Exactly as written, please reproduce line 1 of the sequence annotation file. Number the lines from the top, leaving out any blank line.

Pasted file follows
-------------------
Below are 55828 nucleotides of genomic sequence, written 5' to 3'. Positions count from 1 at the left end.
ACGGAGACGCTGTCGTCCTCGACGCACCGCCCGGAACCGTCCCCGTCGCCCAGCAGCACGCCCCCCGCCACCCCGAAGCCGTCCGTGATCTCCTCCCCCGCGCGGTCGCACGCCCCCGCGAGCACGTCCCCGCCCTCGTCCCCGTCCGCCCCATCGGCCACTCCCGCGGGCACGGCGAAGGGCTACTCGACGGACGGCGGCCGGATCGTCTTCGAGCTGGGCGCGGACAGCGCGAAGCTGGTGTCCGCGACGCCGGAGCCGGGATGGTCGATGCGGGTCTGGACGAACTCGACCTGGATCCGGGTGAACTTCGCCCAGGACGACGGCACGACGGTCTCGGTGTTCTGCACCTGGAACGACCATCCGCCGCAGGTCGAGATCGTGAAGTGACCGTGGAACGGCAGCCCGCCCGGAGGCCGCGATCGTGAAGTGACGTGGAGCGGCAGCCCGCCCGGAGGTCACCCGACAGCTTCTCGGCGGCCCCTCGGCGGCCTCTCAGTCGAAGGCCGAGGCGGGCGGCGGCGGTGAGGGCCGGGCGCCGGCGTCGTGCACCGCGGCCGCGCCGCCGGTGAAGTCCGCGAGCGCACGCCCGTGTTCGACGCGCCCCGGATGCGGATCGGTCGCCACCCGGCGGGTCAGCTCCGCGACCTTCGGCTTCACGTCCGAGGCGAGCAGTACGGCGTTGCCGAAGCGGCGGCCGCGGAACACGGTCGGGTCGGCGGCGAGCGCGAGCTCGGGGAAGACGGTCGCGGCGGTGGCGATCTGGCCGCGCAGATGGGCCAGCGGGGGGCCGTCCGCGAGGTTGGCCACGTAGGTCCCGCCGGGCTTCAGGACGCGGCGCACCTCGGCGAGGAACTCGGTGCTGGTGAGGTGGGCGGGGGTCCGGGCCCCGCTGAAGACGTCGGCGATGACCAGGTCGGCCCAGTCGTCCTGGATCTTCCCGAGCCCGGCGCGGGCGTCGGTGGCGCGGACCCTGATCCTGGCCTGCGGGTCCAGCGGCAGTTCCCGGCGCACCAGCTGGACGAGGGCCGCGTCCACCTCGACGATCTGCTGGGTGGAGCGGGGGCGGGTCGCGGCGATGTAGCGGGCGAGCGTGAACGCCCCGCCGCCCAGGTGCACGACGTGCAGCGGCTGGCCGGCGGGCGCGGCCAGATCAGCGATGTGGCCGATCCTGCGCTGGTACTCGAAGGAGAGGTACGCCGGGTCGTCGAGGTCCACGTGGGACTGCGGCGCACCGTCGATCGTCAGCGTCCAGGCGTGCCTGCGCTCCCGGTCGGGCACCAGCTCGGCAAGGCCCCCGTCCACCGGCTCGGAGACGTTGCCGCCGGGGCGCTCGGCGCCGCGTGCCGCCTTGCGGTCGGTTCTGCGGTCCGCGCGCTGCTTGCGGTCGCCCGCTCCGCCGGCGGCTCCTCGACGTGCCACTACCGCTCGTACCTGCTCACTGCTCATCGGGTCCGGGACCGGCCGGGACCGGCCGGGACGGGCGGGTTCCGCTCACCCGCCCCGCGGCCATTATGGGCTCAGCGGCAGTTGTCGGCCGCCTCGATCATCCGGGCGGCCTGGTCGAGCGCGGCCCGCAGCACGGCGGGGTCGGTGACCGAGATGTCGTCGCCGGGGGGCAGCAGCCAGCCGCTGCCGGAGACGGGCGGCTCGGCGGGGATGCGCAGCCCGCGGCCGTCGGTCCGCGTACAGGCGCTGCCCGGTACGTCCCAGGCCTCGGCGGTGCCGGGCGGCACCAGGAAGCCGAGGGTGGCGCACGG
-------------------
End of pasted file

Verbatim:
Below are 55828 nucleotides of genomic sequence, written 5' to 3'. Positions count from 1 at the left end.